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The effects of learning on wellbeing for older adults in England

Published online by Cambridge University Press:  24 July 2014

Department of Quantitative Social Science, Institute of Education, University of London, UK.
Department of Quantitative Social Science, Institute of Education, University of London, UK.
Address for correspondence: Andrew Jenkins, Department of Quantitative Social Science, Institute of Education, University of London, 20 Bedford Way, London, WC1H 0AL, UK. E-mail:


There is growing interest in factors which can contribute to the wellbeing of older adults. Participation in learning could have beneficial effects, but to date research on the benefits of learning has tended to focus on young people or those in mid-life and there is currently little evidence on the impact of learning on the wellbeing of older adults. In this paper we provide new, quantitative evidence on the relationship between participation in learning and the wellbeing of older adults. Our study used data from the English Longitudinal Study of Ageing (ELSA), a continuing, longitudinal survey of older adults. To measure wellbeing we used the CASP-19 instrument, a subjective wellbeing measure which is available at all waves of the ELSA survey. Respondents were asked about four types of learning activity: obtaining qualifications; attendance at formal education/training courses; membership of education, music or arts groups or evening classes; membership of sports clubs, gym and exercise classes. To take account of unobservable factors which might influence wellbeing, we applied fixed effects panel regressions to four waves of ELSA data. Learning was associated with higher wellbeing after controlling for a range of other factors. We found evidence that more informal types of learning were associated with higher wellbeing. There was no evidence that formal education/training courses were associated with higher wellbeing.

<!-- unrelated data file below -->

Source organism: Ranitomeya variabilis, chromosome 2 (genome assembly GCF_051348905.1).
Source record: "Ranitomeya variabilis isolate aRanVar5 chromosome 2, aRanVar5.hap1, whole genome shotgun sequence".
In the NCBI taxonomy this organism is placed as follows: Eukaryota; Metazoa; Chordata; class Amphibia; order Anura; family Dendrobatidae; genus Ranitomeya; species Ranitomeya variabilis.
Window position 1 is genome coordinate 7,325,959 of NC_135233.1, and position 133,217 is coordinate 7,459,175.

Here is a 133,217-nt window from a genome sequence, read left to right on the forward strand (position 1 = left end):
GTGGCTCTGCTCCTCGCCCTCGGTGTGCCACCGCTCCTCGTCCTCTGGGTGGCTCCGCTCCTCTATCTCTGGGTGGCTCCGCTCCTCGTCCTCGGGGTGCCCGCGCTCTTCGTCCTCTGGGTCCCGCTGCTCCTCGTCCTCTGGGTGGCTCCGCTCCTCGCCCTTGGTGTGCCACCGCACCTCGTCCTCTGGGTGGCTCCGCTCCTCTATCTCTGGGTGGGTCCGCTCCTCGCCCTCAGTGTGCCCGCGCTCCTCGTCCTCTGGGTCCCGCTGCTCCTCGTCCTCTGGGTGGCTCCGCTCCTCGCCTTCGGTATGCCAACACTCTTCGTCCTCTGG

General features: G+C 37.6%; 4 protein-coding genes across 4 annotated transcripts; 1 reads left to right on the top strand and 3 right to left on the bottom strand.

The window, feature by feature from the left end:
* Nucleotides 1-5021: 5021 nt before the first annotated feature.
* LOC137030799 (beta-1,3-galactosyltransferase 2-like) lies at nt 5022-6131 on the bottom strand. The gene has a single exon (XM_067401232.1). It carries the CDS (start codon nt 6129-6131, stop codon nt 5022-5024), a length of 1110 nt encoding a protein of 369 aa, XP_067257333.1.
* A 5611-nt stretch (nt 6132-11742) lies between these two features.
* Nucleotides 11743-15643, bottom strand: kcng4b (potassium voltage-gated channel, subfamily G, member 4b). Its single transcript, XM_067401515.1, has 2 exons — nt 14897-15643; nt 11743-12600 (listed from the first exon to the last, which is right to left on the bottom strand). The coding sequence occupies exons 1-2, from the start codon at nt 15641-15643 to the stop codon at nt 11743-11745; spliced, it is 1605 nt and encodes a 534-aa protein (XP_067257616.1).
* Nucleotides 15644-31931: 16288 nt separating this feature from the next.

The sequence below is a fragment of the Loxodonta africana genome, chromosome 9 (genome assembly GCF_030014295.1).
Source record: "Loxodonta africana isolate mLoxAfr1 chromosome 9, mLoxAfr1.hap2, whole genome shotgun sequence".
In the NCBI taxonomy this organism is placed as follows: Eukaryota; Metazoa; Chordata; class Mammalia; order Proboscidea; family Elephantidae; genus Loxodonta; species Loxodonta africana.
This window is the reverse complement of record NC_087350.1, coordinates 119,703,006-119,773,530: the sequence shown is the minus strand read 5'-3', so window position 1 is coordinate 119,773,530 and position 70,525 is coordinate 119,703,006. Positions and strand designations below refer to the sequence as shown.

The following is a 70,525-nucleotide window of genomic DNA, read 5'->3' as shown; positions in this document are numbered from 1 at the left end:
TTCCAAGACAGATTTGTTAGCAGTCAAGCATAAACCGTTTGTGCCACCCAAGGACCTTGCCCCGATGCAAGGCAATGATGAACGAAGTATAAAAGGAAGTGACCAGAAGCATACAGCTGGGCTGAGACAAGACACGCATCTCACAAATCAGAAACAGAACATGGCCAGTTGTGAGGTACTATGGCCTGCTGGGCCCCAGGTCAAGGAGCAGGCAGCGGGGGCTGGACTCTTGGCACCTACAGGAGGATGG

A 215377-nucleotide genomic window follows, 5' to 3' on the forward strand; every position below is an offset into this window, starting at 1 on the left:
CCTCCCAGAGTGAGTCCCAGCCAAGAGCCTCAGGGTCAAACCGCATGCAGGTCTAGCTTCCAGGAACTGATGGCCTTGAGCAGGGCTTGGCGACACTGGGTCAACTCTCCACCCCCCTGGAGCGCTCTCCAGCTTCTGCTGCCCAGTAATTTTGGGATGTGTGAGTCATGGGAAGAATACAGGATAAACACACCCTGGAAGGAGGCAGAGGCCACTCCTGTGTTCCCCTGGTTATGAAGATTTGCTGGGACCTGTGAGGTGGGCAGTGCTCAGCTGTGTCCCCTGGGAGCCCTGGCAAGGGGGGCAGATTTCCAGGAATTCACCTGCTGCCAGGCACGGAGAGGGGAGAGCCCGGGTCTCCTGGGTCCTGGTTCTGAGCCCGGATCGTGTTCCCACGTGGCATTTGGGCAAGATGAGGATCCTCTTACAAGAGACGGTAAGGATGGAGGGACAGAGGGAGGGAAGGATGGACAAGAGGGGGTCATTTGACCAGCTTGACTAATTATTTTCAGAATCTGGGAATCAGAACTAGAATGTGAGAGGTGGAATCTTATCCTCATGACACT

Copyright © Cambridge University Press 2014 

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